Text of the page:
Victor Oladipo was called upon for the go-ahead bucket despite shooting 2-14 from the floor on the night. Oladipo was an absolute wreck shooting, but rebounded well and stayed aggressive in the first half. Things weren’t so smooth in terms of extracurricular contributions in the second half, but he was able to work himself to the line, though in the comeback attempt, every miss proved deadly. He shot 7-9 from the line.
On Indiana’s final possession, Oladipo wound the clock down as James switched onto him. Oladipo drove the rim, but James stuck to him, stopping him at the rim and forcing the change of possession with three seconds remaining. The play was ruled a block, but upon a closer look, was a missed goaltending call, as the ball had already tapped the glass before James touched it.
Victor Oladipo on LeBron's block: "It was a goaltend. I mean it's hard to even speak on it. It just sucks."— Rachel Nichols (@Rachel__Nichols) April 26, 2018
Also from Oladipo: “The series ain’t over. You’ve got to win four games for the series to be over, right?” pic.twitter.com/nfob1U913E
Unfortunately for the Pacers, the play was not up for review, keeping the game notched at 95-95 heading into the final possession. On the inbounds, James dribbled, pulled up, and hit the game winner, wrapping up the 98-95 Cavaliers victory, pushing the Pacers to the brink of elimination. It was Cleveland’s first field goal in over seven minutes.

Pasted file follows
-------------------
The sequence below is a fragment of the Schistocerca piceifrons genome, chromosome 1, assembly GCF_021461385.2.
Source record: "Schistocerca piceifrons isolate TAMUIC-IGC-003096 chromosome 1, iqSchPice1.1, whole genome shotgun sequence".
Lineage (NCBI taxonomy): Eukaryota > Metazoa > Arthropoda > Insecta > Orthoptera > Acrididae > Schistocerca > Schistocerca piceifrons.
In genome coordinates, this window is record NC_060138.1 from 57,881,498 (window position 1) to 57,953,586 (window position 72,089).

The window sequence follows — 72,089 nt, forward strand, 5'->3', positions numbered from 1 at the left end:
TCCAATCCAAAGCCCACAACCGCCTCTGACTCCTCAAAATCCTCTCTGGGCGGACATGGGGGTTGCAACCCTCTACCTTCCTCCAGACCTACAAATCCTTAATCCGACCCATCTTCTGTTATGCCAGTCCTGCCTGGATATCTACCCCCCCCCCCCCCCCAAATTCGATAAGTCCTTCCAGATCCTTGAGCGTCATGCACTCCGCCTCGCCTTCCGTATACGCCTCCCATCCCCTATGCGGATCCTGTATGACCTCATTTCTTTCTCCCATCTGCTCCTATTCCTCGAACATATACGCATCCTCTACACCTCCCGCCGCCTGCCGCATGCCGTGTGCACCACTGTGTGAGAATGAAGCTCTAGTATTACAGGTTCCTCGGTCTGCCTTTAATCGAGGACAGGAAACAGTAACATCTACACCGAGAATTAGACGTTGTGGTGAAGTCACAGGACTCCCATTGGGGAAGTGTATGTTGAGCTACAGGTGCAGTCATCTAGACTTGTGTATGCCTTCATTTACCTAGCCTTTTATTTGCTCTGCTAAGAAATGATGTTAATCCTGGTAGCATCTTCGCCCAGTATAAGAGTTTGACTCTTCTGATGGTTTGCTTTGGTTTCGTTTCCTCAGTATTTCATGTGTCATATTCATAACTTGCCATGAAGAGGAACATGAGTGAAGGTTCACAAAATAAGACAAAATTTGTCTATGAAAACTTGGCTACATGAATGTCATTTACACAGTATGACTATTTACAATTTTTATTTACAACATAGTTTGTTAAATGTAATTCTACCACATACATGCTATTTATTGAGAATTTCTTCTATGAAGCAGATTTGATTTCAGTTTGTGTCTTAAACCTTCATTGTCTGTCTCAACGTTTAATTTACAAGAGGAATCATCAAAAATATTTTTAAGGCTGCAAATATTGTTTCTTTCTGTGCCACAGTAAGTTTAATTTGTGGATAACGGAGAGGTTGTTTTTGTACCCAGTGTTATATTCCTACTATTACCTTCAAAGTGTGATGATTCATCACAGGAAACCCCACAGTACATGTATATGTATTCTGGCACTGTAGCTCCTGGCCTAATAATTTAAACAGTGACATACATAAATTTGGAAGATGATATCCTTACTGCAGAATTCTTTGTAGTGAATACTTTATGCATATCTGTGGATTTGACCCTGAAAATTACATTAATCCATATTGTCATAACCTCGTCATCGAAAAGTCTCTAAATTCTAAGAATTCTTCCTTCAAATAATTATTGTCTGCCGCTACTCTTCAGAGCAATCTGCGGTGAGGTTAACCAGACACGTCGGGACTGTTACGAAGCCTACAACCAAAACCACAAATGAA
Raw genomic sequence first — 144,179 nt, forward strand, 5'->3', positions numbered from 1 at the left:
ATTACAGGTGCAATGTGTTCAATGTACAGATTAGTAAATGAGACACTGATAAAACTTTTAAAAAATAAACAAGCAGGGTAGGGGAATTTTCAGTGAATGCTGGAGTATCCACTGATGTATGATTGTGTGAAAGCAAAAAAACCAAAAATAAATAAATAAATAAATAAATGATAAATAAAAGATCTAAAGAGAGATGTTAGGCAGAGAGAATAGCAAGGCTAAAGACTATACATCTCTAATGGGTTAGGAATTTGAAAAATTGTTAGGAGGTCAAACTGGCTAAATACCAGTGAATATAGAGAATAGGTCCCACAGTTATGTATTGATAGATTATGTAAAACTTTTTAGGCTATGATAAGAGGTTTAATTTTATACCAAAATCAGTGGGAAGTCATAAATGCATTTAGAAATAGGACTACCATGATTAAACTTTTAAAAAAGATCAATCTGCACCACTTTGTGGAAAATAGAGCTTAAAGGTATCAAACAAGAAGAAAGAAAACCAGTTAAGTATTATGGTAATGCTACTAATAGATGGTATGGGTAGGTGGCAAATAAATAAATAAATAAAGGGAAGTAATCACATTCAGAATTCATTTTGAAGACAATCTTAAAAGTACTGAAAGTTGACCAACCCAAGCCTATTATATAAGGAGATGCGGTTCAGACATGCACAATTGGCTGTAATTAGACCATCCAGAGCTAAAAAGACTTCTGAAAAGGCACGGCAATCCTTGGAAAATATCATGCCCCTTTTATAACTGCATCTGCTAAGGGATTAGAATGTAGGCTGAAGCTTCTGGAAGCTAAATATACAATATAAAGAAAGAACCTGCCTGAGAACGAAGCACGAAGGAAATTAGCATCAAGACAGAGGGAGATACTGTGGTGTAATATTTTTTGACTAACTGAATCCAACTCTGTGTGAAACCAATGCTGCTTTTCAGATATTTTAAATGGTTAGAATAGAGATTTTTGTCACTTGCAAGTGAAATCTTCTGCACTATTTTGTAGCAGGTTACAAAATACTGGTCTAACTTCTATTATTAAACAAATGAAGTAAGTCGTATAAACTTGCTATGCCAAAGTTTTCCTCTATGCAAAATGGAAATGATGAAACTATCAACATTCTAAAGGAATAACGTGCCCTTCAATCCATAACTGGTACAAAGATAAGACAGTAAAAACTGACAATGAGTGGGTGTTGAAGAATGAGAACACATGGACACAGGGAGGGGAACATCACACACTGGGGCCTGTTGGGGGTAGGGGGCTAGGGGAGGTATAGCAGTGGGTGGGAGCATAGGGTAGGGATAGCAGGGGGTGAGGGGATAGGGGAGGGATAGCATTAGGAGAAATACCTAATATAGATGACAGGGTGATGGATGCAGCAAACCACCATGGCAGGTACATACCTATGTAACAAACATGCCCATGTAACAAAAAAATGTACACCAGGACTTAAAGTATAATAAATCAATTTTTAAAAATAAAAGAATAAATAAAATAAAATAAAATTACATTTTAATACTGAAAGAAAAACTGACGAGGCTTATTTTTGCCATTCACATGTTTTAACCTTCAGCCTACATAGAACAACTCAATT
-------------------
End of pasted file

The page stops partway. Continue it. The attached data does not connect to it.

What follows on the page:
James’s three ultimately made the missed call moot, though it’s hard to know how the final possession would have changed had the basket rightfully counted. In the end, James scored 44 points, again doing just enough to pull the Cavs from the fire and give them a 3-2 series lead heading into Game 6.
The Pacers again failed to put together anything remotely resembling a complete game, the third quarter collapse ringing out loudly as a wasted opportunity in an otherwise comfortable victory. The Pacers outscored Cleveland 78-66 in the other three quarters, but Indiana has also won 13 of the 20 quarters in this series, showing how little it matters when they’ve been especially hapless in the quarters they’ve lost.
Unsurprisingly, the Pacers themselves were still upbeat about their prospects, despite being perturbed about the missed call late. No one should know better than this team the number of opportunities they’ve left on the floor in these three losses and just how far James has had to come in order to finish them off.
Average won’t beat LeBron James in the playoffs, but perhaps an average shooting night from Oladipo would. Maybe Darren Collison having a good game can. If Turner can stay out of foul trouble and really capitalize on his unique matchup advantages that could lead to the Pacers shooting better than a paltry 6-20 from three point range, can that put them over the top?
Nate McMillan and the Pacers will have one last mulligan to figure out how to successfully piece together a 48-minute performance as Game 6 looms on Friday in Indianapolis. Despite being down 2-3, the Pacers can still win even despite big nights from James. Are they capable of being focused enough to actually do so though?